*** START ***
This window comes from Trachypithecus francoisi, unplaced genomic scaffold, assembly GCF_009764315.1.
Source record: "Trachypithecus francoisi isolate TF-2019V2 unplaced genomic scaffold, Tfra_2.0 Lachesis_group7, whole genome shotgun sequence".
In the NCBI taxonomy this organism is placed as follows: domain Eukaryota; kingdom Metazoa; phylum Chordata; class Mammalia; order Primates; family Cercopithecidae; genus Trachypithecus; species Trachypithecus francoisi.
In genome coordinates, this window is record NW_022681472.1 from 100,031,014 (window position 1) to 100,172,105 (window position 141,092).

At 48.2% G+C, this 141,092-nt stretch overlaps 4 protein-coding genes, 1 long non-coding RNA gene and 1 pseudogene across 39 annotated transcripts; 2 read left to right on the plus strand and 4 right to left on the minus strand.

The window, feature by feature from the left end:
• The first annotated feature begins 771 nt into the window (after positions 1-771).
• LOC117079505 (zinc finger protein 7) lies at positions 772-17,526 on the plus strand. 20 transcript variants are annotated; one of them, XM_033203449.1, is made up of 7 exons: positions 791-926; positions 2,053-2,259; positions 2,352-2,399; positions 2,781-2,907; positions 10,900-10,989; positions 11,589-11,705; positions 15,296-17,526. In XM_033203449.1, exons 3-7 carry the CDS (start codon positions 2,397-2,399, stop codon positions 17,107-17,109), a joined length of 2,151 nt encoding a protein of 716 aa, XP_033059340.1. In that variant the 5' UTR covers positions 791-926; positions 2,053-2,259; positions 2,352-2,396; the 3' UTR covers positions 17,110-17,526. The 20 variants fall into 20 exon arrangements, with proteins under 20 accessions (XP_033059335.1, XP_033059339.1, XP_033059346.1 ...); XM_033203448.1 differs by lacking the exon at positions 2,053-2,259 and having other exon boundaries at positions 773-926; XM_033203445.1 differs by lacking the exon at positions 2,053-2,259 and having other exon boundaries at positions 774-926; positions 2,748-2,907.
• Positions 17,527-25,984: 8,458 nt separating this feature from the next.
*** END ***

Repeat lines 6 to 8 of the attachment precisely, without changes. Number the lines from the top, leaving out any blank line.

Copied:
The window, feature by feature from the left end:
• The first annotated feature begins 771 nt into the window (after positions 1-771).
• LOC117079505 (zinc finger protein 7) lies at positions 772-17,526 on the plus strand. 20 transcript variants are annotated; one of them, XM_033203449.1, is made up of 7 exons: positions 791-926; positions 2,053-2,259; positions 2,352-2,399; positions 2,781-2,907; positions 10,900-10,989; positions 11,589-11,705; positions 15,296-17,526. In XM_033203449.1, exons 3-7 carry the CDS (start codon positions 2,397-2,399, stop codon positions 17,107-17,109), a joined length of 2,151 nt encoding a protein of 716 aa, XP_033059340.1. In that variant the 5' UTR covers positions 791-926; positions 2,053-2,259; positions 2,352-2,396; the 3' UTR covers positions 17,110-17,526. The 20 variants fall into 20 exon arrangements, with proteins under 20 accessions (XP_033059335.1, XP_033059339.1, XP_033059346.1 ...); XM_033203448.1 differs by lacking the exon at positions 2,053-2,259 and having other exon boundaries at positions 773-926; XM_033203445.1 differs by lacking the exon at positions 2,053-2,259 and having other exon boundaries at positions 774-926; positions 2,748-2,907.